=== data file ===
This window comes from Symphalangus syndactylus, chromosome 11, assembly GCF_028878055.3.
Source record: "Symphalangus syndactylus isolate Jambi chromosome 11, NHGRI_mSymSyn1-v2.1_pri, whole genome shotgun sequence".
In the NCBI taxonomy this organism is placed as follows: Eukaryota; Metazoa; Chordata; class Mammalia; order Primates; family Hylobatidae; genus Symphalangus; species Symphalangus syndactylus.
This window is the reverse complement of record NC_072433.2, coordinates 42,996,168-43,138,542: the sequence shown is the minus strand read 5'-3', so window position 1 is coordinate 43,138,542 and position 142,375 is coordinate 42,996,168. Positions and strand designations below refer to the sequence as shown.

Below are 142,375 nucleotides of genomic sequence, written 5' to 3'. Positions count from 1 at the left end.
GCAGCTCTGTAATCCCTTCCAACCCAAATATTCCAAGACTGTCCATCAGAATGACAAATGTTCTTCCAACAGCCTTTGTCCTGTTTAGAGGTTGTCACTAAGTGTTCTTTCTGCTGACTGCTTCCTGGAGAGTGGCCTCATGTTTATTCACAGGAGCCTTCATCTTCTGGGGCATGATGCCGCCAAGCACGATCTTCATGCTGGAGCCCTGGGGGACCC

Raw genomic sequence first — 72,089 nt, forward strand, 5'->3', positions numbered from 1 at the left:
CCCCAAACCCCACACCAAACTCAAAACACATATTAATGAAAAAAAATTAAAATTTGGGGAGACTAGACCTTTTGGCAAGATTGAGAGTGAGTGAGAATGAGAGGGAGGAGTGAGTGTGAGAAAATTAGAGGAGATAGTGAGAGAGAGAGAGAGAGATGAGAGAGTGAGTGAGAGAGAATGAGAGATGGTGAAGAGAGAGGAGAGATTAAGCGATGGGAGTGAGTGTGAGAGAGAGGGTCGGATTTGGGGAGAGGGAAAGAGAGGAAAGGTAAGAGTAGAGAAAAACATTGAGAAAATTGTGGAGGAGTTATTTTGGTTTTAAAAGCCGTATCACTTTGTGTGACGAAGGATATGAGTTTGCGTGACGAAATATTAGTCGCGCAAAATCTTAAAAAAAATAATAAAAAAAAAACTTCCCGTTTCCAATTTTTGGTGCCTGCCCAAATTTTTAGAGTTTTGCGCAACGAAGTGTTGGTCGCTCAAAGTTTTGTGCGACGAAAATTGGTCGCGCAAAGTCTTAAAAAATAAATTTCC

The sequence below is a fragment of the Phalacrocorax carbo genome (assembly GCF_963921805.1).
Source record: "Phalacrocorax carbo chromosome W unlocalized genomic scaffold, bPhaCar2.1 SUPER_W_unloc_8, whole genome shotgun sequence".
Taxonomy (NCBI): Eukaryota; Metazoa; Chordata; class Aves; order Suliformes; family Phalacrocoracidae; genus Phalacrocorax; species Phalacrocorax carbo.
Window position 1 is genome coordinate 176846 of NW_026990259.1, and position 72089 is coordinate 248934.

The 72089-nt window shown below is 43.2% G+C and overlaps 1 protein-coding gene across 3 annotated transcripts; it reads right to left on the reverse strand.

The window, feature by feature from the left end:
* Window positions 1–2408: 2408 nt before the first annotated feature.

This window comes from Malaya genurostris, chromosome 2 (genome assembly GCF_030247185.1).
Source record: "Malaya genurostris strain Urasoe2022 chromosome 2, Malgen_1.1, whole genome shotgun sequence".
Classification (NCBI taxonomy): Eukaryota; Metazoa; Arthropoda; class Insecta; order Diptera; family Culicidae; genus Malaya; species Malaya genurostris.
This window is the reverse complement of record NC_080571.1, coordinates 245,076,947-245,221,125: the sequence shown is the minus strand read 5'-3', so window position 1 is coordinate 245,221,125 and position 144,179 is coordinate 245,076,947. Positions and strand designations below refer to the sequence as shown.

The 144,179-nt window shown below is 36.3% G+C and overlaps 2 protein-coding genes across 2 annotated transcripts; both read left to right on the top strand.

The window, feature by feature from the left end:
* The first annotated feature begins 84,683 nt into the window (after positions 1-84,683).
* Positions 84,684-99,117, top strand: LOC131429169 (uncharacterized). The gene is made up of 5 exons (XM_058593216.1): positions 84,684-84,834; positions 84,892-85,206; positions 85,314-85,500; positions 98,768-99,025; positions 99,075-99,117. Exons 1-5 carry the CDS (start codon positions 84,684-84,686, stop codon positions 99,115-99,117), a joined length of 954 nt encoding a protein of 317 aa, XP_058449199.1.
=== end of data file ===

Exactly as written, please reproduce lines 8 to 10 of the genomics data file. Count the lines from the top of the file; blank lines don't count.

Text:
CCCCAAACCCCACACCAAACTCAAAACACATATTAATGAAAAAAAATTAAAATTTGGGGAGACTAGACCTTTTGGCAAGATTGAGAGTGAGTGAGAATGAGAGGGAGGAGTGAGTGTGAGAAAATTAGAGGAGATAGTGAGAGAGAGAGAGAGAGATGAGAGAGTGAGTGAGAGAGAATGAGAGATGGTGAAGAGAGAGGAGAGATTAAGCGATGGGAGTGAGTGTGAGAGAGAGGGTCGGATTTGGGGAGAGGGAAAGAGAGGAAAGGTAAGAGTAGAGAAAAACATTGAGAAAATTGTGGAGGAGTTATTTTGGTTTTAAAAGCCGTATCACTTTGTGTGACGAAGGATATGAGTTTGCGTGACGAAATATTAGTCGCGCAAAATCTTAAAAAAAATAATAAAAAAAAAACTTCCCGTTTCCAATTTTTGGTGCCTGCCCAAATTTTTAGAGTTTTGCGCAACGAAGTGTTGGTCGCTCAAAGTTTTGTGCGACGAAAATTGGTCGCGCAAAGTCTTAAAAAATAAATTTCC

The sequence below is a fragment of the Phalacrocorax carbo genome (assembly GCF_963921805.1).
Source record: "Phalacrocorax carbo chromosome W unlocalized genomic scaffold, bPhaCar2.1 SUPER_W_unloc_8, whole genome shotgun sequence".